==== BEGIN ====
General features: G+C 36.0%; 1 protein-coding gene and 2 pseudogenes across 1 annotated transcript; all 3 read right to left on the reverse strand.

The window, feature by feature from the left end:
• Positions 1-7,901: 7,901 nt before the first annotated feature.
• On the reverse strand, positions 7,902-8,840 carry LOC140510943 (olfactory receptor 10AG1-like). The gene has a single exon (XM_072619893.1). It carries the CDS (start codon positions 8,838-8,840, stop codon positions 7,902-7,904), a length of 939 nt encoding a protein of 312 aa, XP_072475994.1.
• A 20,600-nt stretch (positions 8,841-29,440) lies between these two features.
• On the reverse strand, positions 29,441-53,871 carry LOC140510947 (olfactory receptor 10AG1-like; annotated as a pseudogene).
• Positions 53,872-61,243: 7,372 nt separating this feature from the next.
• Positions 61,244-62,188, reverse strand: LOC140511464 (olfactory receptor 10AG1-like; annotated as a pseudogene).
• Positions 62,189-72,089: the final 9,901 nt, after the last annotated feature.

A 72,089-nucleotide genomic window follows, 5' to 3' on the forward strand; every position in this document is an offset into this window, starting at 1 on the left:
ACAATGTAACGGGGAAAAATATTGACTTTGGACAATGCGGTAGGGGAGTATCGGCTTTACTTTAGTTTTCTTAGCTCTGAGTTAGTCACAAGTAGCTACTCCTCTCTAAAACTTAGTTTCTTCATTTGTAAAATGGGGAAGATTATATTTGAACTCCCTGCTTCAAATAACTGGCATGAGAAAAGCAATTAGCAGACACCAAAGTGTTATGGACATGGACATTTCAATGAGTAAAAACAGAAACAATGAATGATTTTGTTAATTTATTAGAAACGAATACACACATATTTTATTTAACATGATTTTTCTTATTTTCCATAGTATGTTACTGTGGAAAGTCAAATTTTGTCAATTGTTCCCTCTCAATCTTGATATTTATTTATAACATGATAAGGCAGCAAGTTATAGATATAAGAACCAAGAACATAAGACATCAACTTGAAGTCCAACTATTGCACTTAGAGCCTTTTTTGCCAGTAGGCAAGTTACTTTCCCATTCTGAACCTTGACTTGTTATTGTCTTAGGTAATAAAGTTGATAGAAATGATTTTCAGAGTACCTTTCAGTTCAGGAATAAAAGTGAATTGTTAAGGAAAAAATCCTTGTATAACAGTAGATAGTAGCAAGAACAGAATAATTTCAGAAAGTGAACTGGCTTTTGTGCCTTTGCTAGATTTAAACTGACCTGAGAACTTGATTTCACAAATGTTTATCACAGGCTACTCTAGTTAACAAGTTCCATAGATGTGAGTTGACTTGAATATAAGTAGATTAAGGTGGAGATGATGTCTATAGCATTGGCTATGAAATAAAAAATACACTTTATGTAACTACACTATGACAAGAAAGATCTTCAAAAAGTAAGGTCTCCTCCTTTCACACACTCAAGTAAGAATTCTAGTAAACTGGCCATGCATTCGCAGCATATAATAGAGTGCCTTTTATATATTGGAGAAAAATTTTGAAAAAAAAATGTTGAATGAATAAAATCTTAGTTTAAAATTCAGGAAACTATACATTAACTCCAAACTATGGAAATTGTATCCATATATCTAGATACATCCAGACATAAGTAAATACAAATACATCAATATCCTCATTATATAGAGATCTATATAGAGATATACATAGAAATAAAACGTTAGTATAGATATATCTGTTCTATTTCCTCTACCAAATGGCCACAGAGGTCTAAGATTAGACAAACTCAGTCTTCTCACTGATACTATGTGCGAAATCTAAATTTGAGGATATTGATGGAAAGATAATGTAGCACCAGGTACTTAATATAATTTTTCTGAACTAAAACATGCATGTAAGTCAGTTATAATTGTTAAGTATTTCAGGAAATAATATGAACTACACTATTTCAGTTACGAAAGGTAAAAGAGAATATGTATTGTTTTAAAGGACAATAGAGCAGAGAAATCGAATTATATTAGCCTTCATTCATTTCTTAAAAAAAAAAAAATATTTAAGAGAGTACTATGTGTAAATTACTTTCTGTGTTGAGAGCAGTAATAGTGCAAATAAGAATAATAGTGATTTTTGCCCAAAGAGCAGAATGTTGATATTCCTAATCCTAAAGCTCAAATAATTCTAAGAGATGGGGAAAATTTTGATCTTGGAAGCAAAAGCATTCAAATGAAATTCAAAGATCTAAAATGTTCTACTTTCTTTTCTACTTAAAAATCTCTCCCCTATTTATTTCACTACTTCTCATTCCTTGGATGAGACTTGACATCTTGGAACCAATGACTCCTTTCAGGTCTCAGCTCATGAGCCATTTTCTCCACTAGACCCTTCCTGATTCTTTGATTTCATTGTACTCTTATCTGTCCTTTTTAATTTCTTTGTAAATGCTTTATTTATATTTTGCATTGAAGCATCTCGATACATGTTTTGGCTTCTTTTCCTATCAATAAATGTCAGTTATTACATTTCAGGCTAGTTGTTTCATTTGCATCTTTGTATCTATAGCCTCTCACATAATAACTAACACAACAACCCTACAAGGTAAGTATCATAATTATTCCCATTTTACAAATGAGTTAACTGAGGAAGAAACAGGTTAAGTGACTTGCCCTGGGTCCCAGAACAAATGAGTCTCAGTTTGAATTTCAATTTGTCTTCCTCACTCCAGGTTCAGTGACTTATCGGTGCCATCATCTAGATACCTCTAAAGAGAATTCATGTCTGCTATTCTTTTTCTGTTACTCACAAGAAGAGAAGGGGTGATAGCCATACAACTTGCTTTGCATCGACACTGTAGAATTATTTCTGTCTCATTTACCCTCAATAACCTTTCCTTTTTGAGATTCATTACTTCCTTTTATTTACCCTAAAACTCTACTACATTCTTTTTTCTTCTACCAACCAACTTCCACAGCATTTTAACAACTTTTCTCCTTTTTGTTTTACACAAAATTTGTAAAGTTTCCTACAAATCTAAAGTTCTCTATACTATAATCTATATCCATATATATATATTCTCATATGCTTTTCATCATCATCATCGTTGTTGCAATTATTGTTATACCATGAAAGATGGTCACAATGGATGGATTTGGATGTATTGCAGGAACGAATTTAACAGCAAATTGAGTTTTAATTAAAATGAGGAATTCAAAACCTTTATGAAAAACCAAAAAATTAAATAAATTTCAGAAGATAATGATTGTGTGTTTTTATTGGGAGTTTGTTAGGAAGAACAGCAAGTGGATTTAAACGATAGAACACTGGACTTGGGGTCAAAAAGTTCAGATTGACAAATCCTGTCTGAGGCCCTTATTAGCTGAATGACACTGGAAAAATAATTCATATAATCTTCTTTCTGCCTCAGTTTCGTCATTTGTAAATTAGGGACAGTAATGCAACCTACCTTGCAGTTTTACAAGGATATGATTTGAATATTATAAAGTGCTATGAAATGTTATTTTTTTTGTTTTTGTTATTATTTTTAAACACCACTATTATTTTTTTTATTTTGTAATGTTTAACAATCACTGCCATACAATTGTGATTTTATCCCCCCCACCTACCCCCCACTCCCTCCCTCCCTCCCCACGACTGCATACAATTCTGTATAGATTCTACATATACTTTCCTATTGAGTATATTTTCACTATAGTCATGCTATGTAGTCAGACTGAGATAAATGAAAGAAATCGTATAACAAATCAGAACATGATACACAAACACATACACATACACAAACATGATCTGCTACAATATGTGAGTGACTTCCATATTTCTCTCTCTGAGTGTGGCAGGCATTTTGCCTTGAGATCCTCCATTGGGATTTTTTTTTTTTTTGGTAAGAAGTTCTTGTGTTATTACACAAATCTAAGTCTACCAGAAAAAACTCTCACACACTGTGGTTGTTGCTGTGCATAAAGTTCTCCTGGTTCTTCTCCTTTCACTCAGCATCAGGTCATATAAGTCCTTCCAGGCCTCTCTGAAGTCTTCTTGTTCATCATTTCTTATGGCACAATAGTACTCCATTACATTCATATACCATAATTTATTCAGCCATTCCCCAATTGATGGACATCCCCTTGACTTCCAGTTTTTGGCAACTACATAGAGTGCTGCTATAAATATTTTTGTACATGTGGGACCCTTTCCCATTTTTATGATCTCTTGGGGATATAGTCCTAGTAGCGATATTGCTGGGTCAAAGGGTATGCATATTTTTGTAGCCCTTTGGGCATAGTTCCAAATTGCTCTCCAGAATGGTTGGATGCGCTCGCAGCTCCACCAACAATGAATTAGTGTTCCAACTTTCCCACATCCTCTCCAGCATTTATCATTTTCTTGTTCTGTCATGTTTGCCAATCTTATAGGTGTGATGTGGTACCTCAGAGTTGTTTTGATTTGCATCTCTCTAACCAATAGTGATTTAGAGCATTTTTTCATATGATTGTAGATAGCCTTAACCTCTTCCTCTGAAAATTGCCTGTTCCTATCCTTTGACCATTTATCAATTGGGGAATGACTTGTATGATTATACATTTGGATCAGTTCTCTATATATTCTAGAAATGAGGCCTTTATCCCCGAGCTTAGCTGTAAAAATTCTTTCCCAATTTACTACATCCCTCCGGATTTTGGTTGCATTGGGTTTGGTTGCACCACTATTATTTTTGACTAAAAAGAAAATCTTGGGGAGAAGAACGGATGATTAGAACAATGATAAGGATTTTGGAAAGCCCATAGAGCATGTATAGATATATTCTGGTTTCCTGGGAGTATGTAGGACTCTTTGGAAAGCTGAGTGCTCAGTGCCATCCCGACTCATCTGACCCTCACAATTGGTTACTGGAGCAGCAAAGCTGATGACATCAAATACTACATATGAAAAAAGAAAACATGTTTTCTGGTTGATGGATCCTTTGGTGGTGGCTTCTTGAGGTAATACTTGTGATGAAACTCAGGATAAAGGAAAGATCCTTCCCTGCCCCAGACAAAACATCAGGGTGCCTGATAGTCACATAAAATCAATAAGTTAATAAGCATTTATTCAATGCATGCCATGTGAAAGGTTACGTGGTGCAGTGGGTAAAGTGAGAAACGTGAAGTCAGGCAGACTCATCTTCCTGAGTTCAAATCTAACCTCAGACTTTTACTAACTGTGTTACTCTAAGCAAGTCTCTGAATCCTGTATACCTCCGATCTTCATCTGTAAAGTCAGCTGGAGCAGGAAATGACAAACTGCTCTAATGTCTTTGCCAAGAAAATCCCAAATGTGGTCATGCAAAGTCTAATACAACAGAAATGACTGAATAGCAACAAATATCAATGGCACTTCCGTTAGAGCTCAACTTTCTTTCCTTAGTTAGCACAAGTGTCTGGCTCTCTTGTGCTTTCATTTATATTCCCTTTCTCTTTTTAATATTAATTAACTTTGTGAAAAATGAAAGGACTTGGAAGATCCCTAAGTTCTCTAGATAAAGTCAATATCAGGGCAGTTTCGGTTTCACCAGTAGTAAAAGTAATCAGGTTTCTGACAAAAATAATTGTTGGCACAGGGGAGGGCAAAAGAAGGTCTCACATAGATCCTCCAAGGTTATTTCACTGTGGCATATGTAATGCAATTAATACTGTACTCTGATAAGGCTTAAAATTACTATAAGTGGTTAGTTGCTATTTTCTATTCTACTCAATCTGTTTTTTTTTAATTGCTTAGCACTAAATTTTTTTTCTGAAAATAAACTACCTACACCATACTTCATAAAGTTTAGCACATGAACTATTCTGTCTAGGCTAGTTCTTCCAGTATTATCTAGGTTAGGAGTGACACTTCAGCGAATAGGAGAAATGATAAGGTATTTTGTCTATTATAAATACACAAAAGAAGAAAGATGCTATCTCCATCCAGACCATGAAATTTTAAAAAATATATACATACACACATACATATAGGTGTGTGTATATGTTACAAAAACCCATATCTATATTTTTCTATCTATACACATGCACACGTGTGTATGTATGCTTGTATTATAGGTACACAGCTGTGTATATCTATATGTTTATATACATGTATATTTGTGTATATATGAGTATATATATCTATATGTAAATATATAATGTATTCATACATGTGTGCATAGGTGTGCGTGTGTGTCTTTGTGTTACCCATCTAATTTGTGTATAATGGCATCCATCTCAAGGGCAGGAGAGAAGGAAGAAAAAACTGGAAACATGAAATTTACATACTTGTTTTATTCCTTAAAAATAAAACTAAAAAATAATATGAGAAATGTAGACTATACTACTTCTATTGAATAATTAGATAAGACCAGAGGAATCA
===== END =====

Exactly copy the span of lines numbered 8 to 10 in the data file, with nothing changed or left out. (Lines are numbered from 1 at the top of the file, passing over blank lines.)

• Positions 61,244-62,188, reverse strand: LOC140511464 (olfactory receptor 10AG1-like; annotated as a pseudogene).
• Positions 62,189-72,089: the final 9,901 nt, after the last annotated feature.

A 72,089-nucleotide genomic window follows, 5' to 3' on the forward strand; every position in this document is an offset into this window, starting at 1 on the left: